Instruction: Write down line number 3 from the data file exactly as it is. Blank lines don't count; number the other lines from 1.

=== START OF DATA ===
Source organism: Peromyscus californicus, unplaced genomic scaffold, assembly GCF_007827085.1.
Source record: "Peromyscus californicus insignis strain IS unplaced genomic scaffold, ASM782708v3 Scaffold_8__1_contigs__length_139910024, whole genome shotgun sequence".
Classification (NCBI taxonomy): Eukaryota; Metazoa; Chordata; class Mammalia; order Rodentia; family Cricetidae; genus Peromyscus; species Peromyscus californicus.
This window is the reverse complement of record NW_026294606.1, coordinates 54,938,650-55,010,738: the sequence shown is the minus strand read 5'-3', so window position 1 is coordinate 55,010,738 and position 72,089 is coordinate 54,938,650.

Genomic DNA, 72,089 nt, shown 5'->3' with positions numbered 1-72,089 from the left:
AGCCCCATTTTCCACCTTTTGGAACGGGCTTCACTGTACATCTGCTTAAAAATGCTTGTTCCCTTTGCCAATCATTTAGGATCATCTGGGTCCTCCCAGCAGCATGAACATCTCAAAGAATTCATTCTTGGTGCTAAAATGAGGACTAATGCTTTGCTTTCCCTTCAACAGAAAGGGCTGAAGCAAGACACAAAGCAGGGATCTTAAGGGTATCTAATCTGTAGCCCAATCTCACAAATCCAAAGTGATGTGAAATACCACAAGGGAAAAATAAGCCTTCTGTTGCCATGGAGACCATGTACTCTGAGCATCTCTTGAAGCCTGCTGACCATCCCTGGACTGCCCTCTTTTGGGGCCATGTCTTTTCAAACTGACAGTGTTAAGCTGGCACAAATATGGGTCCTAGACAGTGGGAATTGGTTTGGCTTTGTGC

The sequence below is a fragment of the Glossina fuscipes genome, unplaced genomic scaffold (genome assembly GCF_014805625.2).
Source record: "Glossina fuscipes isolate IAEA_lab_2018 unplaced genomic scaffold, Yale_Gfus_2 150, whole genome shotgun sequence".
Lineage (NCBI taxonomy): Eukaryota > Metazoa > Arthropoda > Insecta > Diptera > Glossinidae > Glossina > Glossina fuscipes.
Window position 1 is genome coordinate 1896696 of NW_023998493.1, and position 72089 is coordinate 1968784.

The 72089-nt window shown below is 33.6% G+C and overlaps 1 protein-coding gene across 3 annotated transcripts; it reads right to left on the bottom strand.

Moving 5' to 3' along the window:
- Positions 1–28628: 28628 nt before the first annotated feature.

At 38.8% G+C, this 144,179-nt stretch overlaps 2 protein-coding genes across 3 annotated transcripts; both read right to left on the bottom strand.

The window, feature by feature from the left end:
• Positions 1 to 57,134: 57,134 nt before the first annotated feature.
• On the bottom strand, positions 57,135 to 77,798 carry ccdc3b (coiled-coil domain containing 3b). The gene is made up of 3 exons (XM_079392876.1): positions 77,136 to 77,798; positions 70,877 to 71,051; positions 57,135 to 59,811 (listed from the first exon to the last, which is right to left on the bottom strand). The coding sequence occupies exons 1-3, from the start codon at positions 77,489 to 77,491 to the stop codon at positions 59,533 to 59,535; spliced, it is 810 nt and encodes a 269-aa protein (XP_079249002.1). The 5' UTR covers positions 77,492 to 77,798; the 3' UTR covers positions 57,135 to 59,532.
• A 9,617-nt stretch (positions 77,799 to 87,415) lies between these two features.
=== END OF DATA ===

Classification (NCBI taxonomy): Eukaryota; Metazoa; Chordata; class Mammalia; order Rodentia; family Cricetidae; genus Peromyscus; species Peromyscus californicus.